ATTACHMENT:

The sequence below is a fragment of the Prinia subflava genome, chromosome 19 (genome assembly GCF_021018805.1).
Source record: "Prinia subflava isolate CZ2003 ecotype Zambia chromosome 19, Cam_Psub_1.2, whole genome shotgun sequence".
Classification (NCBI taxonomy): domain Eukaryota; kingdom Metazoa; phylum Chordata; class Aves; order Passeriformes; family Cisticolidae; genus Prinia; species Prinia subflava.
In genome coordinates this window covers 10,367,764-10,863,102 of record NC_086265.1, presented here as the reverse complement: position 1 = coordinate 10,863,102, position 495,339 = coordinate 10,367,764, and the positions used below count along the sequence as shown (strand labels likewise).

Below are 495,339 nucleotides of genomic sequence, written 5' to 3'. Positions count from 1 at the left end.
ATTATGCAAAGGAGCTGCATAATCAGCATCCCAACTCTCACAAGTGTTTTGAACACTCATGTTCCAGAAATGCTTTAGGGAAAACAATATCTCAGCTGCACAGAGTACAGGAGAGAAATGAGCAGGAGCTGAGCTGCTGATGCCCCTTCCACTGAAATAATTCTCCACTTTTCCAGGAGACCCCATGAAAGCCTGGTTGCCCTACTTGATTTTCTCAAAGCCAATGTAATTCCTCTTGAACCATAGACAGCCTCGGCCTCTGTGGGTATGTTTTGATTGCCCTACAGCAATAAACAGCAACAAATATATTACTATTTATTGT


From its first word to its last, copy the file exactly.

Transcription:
The sequence below is a fragment of the Prinia subflava genome, chromosome 19 (genome assembly GCF_021018805.1).
Source record: "Prinia subflava isolate CZ2003 ecotype Zambia chromosome 19, Cam_Psub_1.2, whole genome shotgun sequence".
Classification (NCBI taxonomy): domain Eukaryota; kingdom Metazoa; phylum Chordata; class Aves; order Passeriformes; family Cisticolidae; genus Prinia; species Prinia subflava.
In genome coordinates this window covers 10,367,764-10,863,102 of record NC_086265.1, presented here as the reverse complement: position 1 = coordinate 10,863,102, position 495,339 = coordinate 10,367,764, and the positions used below count along the sequence as shown (strand labels likewise).

Below are 495,339 nucleotides of genomic sequence, written 5' to 3'. Positions count from 1 at the left end.
ATTATGCAAAGGAGCTGCATAATCAGCATCCCAACTCTCACAAGTGTTTTGAACACTCATGTTCCAGAAATGCTTTAGGGAAAACAATATCTCAGCTGCACAGAGTACAGGAGAGAAATGAGCAGGAGCTGAGCTGCTGATGCCCCTTCCACTGAAATAATTCTCCACTTTTCCAGGAGACCCCATGAAAGCCTGGTTGCCCTACTTGATTTTCTCAAAGCCAATGTAATTCCTCTTGAACCATAGACAGCCTCGGCCTCTGTGGGTATGTTTTGATTGCCCTACAGCAATAAACAGCAACAAATATATTACTATTTATTGT